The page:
PATTERSON: Our models say the world has a capacity to supply ¼ of the world’s transportation fuel with renewable fuel sources. And a correspondent decrease in CO2 to go with it. That’s such a simple and obvious message – and it’s an easy message to explain. This industry in particular isn’t sitting back and waiting. I mean you’ve got several initiatives to try to get to the consumers with knowledge, not the least of which is Prime the Pump and bringing some higher ethanol-inclusion ratios to the public. And you’re doing that kind of around the inertia that you’re facing to push back.


BROIN: Absolutely. And we’ve had some good partners, both of your companies have been good partners. We probably need more ag partners. And so if we can all get together behind the right initiative. We’ll get the job done.


DEMMER: I think Ray hit on something earlier – when prices are below the cost of production, now we should be able to get some farmers motivated. Not everyone wants to be out front and I understand that but you got to be motivated to call your representatives out in D.C. saying we can’t do this.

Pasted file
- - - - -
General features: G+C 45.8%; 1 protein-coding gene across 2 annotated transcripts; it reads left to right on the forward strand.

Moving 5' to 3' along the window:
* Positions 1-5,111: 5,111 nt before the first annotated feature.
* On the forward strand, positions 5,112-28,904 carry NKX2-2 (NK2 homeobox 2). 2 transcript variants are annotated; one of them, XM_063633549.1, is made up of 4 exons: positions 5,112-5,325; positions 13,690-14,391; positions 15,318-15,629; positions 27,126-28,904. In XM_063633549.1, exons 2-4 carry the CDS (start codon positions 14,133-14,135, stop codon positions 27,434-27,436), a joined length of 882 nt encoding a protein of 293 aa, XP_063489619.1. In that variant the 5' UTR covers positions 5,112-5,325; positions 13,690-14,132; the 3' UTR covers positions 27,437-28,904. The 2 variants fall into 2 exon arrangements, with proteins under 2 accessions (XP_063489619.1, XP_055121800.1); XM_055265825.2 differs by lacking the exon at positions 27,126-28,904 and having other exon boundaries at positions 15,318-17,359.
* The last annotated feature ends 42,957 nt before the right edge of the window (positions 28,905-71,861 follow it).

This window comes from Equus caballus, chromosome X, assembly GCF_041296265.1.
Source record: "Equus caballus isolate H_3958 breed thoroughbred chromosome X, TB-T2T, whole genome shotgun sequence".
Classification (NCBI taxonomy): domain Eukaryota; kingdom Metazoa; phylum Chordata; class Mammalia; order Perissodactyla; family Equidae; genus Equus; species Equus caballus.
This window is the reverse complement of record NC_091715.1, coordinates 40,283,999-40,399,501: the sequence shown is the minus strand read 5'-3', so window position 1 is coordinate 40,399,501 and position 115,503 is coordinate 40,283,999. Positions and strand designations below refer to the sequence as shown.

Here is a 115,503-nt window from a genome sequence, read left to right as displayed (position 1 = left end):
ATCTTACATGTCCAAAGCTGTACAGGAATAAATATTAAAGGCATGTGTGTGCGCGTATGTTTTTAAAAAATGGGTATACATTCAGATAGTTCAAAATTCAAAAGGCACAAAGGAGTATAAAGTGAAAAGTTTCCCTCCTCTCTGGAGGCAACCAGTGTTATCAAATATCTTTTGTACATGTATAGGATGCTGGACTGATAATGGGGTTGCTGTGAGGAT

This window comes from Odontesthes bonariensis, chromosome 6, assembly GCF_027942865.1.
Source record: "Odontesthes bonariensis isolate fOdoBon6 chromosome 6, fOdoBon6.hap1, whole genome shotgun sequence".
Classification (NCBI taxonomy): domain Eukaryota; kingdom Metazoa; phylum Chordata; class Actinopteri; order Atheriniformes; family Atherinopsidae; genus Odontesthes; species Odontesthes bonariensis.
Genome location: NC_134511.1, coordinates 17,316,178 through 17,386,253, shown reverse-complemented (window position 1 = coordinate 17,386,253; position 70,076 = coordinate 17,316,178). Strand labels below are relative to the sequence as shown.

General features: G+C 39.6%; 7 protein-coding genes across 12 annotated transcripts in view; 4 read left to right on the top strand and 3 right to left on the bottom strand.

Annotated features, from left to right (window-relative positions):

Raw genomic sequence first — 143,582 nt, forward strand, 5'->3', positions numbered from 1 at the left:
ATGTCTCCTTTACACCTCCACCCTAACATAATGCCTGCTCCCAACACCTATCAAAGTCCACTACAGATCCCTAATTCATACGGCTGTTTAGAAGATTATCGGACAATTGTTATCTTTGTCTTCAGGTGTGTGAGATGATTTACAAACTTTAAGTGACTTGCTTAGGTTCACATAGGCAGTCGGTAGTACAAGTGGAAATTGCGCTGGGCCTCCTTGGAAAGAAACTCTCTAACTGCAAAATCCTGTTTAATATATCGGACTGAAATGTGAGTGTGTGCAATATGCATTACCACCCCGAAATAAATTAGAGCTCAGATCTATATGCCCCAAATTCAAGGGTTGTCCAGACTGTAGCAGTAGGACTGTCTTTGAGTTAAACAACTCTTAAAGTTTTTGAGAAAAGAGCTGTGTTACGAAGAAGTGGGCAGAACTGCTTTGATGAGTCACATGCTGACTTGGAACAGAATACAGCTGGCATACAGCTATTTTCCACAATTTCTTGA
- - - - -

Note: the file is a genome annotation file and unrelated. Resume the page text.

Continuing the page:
DEFENBAUGH: That’s what we need. If agriculture would work together as unit – think about the chemical, the seed, the manufacturing, corn, beans and ethanol. You put them together and we’d be a formidable foe. Almost undefeatable. But we’re having trouble getting that coalition. And it’s like, I don’t know if you ever farmed with horses, but if you don’t have a team that pulls it together, you’re going to pull that plow, not for very long, and you’re going to wear them both out.


DEMMER: But how do you get that coalition, Ray?


DEFENBAUGH: I don’t mean it the way it’s going to sound, but it’s part of the good of what’s happening here because adversity is not always bad. I’ve always said there’s more opportunity in adversity than there is in prosperity. Adversity will cause people to reexamine and say we got to do something different. There’s an old cliché going back to Revolutionary War time, I think Thomas Jefferson used it. “One man with courage is a majority.” You think about that. Somehow we need to motivate several to be that individual. But you take one person that’s really going to fight this – one person that’s a corngrower, one person that’s in machinery. But the people that say “I accept the fate the way it comes,” oh woe is me. One person with courage is a majority. That’s where we need to be in the ag industry today.


VITAL: This has been an interesting conversation. I appreciate everyone participating in it. Heard some great opinions from a lot of people who care a lot about agriculture and certainly starting at the right place here. Hopefully we can keep some of these ideas in mind as we go forward and find new ways to work together and have everyone be successful.